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The chairman of the Muslim Brotherhood in Egypt has called on the country’s next parliament to review the 1978 Camp David Peace Accords with Israel, which led to the 1979 peace treaty between the two countries and the establishment of diplomatic relations in 1980, according to a report from Joseph Farah’s G2 Bulletin.
In addressing the issue of Palestinians who launched demonstrations on the “al-Naqba,” or catastrophe, which they call the creation of Israel, Mohamed Badie urged the Egyptian parliament to review the accords, end diplomatic recognition between the two countries and cancel the natural gas agreement Egypt has with Israel.
In addition, Badie intends to work for the permanent opening of the Rafah crossing point with the Gaza Strip from Egypt in an effort to end the issue of securing the borders of the “Zionists.”
The Muslim Brotherhood chairman’s appeal comes just as U.S. President Barack Obama intends to give a new message on the Middle East following the death of al-Qaida leader Osama bin Laden to assure Muslims that the U.S. supports democratic change across the Middle East and North Africa, although some critics question that motive.
The last time Obama gave a speech about Muslins, he presented it in 2009 at Al-Azhar University in Cairo, Egypt – where the Egyptian Muslim Brotherhood is based.
Just as Badie called for ending the Camp David Peace Accords, Frank Gaffney, who is president of the Washington-based Center for Security Policy, warned that if the Brotherhood comes to power in Egypt and in some 13 other countries, there is no chance that U.S. – and by extension Israel’s – interests will be served in an Obama outreach to Muslims.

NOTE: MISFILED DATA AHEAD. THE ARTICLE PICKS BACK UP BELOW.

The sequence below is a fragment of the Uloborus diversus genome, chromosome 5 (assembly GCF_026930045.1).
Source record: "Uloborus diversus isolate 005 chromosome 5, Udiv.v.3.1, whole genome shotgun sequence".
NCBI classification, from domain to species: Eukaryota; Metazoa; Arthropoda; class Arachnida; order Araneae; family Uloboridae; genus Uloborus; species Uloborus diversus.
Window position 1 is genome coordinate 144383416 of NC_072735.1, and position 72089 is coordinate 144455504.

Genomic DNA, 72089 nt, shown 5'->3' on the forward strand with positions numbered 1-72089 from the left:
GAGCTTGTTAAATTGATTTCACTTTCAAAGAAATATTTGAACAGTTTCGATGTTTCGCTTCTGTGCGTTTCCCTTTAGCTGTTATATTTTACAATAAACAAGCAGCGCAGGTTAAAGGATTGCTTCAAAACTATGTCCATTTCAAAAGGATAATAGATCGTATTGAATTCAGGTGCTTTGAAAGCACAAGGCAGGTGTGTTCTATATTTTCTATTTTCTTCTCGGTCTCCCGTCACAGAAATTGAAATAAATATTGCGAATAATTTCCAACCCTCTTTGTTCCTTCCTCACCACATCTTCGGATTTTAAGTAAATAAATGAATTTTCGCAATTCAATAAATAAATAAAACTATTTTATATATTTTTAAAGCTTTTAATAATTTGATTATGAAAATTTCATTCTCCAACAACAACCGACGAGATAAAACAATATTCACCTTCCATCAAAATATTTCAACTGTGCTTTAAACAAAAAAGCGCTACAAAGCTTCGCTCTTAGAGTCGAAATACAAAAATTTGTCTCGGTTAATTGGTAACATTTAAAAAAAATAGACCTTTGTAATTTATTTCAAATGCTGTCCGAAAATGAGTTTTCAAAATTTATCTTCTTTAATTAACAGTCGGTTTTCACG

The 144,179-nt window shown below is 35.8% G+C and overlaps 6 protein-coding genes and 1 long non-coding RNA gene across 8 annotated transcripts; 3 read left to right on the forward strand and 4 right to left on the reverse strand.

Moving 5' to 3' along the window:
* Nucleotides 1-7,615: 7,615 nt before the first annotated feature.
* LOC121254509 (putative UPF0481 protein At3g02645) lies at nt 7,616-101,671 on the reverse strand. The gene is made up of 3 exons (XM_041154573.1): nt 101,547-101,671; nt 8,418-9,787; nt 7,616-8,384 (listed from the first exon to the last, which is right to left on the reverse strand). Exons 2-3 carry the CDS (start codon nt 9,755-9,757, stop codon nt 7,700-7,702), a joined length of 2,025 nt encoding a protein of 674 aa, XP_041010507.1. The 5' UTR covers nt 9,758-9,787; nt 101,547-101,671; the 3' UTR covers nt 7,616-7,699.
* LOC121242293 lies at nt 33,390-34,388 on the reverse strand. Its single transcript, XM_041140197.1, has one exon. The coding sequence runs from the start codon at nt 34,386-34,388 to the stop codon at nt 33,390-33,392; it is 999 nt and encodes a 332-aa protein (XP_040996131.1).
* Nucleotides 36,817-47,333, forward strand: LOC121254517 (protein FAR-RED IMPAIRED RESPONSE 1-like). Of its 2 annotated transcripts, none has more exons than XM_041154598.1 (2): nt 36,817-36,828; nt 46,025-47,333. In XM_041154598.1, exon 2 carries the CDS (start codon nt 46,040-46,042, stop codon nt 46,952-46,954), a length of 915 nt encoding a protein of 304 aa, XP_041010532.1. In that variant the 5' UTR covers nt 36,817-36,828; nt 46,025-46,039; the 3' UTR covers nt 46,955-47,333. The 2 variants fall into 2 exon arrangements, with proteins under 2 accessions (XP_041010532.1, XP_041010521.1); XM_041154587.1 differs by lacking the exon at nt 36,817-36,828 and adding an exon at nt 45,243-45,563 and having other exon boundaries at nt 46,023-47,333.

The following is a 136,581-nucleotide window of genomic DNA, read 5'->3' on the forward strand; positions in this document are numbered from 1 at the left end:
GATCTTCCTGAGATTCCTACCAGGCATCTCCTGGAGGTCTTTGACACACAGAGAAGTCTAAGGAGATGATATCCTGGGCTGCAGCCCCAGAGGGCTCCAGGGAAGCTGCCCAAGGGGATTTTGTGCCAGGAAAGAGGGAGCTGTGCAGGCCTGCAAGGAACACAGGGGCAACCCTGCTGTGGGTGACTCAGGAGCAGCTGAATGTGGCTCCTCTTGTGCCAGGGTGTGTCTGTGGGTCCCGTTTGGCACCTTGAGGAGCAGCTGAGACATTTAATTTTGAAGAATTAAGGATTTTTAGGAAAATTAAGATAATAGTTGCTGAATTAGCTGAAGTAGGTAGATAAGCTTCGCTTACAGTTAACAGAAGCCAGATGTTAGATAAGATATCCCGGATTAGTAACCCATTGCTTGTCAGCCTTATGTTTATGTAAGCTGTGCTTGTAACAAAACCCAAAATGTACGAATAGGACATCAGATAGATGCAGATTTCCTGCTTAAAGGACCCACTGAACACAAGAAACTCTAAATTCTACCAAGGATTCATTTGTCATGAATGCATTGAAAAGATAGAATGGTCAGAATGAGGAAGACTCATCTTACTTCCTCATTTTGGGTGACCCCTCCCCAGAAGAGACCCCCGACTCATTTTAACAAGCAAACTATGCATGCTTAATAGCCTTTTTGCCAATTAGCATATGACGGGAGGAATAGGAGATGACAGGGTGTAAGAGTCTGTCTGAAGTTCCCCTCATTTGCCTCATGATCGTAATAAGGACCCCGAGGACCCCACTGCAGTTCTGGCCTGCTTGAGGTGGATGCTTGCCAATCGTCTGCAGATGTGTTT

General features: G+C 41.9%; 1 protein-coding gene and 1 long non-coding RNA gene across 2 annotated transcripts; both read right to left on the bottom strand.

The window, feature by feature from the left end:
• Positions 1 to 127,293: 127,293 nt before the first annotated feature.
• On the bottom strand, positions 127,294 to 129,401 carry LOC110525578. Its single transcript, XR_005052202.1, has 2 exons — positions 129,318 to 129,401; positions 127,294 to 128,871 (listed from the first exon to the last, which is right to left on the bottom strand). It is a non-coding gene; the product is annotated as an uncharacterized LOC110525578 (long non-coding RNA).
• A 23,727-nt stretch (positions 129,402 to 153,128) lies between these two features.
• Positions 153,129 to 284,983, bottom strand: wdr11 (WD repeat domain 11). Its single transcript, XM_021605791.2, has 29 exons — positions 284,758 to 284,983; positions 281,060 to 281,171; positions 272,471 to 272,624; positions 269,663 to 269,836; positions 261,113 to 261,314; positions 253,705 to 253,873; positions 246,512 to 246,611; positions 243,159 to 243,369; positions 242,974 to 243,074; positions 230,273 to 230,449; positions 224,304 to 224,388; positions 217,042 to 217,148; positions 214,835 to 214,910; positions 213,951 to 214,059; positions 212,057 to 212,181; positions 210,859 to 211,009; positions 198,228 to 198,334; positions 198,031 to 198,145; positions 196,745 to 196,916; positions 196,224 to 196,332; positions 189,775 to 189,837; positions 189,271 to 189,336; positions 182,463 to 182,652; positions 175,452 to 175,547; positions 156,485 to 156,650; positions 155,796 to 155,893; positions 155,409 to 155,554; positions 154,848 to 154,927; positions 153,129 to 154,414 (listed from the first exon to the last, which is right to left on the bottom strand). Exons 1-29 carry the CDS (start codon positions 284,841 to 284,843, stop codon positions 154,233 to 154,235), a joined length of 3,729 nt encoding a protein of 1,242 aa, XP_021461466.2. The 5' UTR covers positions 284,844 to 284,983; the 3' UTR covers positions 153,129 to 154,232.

He said that the reality of reaching out to such entities as the Brotherhood can be seen in the “jihadist nature” of the Ikhwan, or brotherhood.
“While some have claimed the organization is non-violent and, in the words of Director of National Intelligence James Clapper, even ‘largely secular’ – the most cursory examination of the Muslim Brotherhood’s own words makes clear that such assertions are unfounded, and dangerously so,” Gaffney said.
Badie’s most recent comments seem to bear out Gaffney’s observation but may have popular appeal inside Egypt.
“It represents an ideological position that may appeal to large swaths of the Egyptian population,” said Emad Gad, head of the Israeli studies program at Al-Ahram Center for Political and Strategic Studies in Cairo.
Badie said that the Camp David Peace Accords had lost all credibility and he described them as not complying with the rulings of Islam. He also claimed that they were prone to “disaster” since the text of the accords was “full of uncertainties.”
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